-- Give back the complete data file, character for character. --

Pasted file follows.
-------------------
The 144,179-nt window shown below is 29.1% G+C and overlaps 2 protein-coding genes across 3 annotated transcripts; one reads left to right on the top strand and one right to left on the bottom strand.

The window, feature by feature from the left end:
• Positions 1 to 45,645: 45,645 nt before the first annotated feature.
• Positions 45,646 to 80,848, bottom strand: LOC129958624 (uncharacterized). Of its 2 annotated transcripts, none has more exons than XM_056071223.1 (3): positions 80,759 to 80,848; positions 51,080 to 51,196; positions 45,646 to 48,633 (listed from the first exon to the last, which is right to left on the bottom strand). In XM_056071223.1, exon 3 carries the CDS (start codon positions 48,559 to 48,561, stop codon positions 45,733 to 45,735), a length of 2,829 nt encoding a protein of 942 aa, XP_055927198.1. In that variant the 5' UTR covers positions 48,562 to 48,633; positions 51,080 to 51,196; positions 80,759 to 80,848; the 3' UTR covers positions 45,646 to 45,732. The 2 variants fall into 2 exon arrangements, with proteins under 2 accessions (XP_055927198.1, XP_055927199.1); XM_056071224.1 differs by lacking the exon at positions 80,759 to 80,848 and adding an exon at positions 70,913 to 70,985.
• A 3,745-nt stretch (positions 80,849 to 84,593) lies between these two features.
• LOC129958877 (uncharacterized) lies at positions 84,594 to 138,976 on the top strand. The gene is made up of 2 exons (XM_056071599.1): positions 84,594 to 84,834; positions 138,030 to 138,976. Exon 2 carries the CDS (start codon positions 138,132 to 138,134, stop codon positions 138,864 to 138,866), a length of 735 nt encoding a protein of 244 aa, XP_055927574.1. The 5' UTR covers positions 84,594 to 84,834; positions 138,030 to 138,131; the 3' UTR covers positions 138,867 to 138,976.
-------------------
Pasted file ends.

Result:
The 144,179-nt window shown below is 29.1% G+C and overlaps 2 protein-coding genes across 3 annotated transcripts; one reads left to right on the top strand and one right to left on the bottom strand.

The window, feature by feature from the left end:
• Positions 1 to 45,645: 45,645 nt before the first annotated feature.
• Positions 45,646 to 80,848, bottom strand: LOC129958624 (uncharacterized). Of its 2 annotated transcripts, none has more exons than XM_056071223.1 (3): positions 80,759 to 80,848; positions 51,080 to 51,196; positions 45,646 to 48,633 (listed from the first exon to the last, which is right to left on the bottom strand). In XM_056071223.1, exon 3 carries the CDS (start codon positions 48,559 to 48,561, stop codon positions 45,733 to 45,735), a length of 2,829 nt encoding a protein of 942 aa, XP_055927198.1. In that variant the 5' UTR covers positions 48,562 to 48,633; positions 51,080 to 51,196; positions 80,759 to 80,848; the 3' UTR covers positions 45,646 to 45,732. The 2 variants fall into 2 exon arrangements, with proteins under 2 accessions (XP_055927198.1, XP_055927199.1); XM_056071224.1 differs by lacking the exon at positions 80,759 to 80,848 and adding an exon at positions 70,913 to 70,985.
• A 3,745-nt stretch (positions 80,849 to 84,593) lies between these two features.
• LOC129958877 (uncharacterized) lies at positions 84,594 to 138,976 on the top strand. The gene is made up of 2 exons (XM_056071599.1): positions 84,594 to 84,834; positions 138,030 to 138,976. Exon 2 carries the CDS (start codon positions 138,132 to 138,134, stop codon positions 138,864 to 138,866), a length of 735 nt encoding a protein of 244 aa, XP_055927574.1. The 5' UTR covers positions 84,594 to 84,834; positions 138,030 to 138,131; the 3' UTR covers positions 138,867 to 138,976.